He who joyfully marches to music rank and file has already earned my contempt. He has been given a large brain by mistake, since for him the spinal cord would surely suffice. This disgrace to civilization should be done away with at once. Heroism at command, how violently I hate all this, how despicable and ignoble war is; I would rather be torn to shreds than be a part of so base an action. It is my conviction that killing under the cloak of war is nothing but an act of murder.
Strange combination, isn't it--gratitude and resentment? But this is the way I think. Actually, I think everybody thinks that way. Even the children of the humans who died long ago, I think they lived their lives holding similar contradictory thoughts about their parents. They were raised to learn about love and death, and they lived out their lives passing from the sunny spots to the shady spots of this world.
Its complicated, on one level. On another, its the same old stupid story - we aren't enlightened. We disagree, fall in love, and hate eachother, the whole spectrum of human experience. We have differences of opinion, and sometimes, we can't resolve those differences peacefully. If a disagreement goes for long enough, and is important enough, people start to take sides. Once people start to take sides, conflict is inevitable.
Anya looked upon Nin admirably. Having him as a partner-in-crime if only on this one occasion, which she hoped would only be the start of something more was more revitalizing than the cheap thrills of a cookie-cutter shallow, superficial romance, where the top priority was how beautiful a person was on the outside.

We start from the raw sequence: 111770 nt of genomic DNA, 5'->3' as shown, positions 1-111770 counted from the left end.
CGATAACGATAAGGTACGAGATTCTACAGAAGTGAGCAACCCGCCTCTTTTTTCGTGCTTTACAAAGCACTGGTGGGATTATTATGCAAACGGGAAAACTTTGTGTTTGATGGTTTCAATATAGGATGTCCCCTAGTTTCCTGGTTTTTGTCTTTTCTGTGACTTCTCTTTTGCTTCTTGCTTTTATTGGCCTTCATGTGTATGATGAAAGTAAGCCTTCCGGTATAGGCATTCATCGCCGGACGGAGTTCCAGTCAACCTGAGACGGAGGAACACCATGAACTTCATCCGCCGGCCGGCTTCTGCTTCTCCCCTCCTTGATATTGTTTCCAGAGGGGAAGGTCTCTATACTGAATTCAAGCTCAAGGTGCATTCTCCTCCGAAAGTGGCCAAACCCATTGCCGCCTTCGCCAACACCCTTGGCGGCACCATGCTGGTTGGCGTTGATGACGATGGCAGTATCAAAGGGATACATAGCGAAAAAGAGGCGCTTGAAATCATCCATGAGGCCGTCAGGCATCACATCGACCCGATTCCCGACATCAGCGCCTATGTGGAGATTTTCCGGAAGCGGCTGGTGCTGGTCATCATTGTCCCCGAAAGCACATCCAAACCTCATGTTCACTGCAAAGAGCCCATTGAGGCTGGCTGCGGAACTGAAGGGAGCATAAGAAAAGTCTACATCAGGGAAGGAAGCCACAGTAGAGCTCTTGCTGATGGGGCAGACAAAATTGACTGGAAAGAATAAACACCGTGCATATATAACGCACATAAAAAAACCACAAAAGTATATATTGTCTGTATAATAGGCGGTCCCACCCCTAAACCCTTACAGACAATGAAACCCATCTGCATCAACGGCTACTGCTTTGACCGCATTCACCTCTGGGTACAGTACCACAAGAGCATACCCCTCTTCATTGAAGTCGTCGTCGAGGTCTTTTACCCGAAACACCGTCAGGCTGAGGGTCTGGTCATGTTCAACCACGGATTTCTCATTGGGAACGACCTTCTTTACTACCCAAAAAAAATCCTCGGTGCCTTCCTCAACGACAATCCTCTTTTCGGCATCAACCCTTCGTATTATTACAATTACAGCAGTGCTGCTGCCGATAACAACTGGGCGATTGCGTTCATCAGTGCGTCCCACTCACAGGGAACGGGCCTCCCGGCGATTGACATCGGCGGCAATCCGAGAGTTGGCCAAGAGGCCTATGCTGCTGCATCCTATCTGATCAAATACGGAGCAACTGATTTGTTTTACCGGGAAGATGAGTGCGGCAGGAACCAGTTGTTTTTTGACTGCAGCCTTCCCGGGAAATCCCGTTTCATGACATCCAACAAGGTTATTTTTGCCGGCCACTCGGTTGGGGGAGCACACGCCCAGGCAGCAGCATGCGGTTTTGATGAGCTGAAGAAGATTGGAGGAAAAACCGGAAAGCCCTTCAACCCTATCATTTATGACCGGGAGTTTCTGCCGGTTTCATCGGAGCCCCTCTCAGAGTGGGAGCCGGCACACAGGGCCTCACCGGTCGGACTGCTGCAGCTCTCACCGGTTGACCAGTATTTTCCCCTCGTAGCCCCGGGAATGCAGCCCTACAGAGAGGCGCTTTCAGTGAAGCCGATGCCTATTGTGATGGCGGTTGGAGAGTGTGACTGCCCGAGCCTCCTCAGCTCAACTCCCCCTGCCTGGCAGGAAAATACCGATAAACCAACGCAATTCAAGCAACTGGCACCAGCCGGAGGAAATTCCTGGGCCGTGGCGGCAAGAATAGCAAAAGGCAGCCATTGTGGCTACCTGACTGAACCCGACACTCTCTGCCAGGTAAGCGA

he would now have comprehended that work consists of whatever a body is obliged to do, and that play consists of whaterver a body is not obliged to do. And this would help him to understand why construcing artificial flowers or performing on a tread-mill, is work, whilst rolling nine-pins or climbing Mont Blanc is only amusement. There are wealthy gentlemen in England who drive four-horse passenger-coaches twenty or thirty miles on a daily line, in the summer, because the privilege costs them consideralbe money; but if they were offered wages for the service that would turn it into work, then they would resign.
I don't know why people are afraid of lust. Then I can imagine that they are very afraid of me, for I have a great lust for everything. A lust for life, a lust for how the summer-heated street feels beneath my feet, a lust for the touch of another's skin on my skin...a lust for everything. I even lust after cake. Yes, I am very lusty and very scary.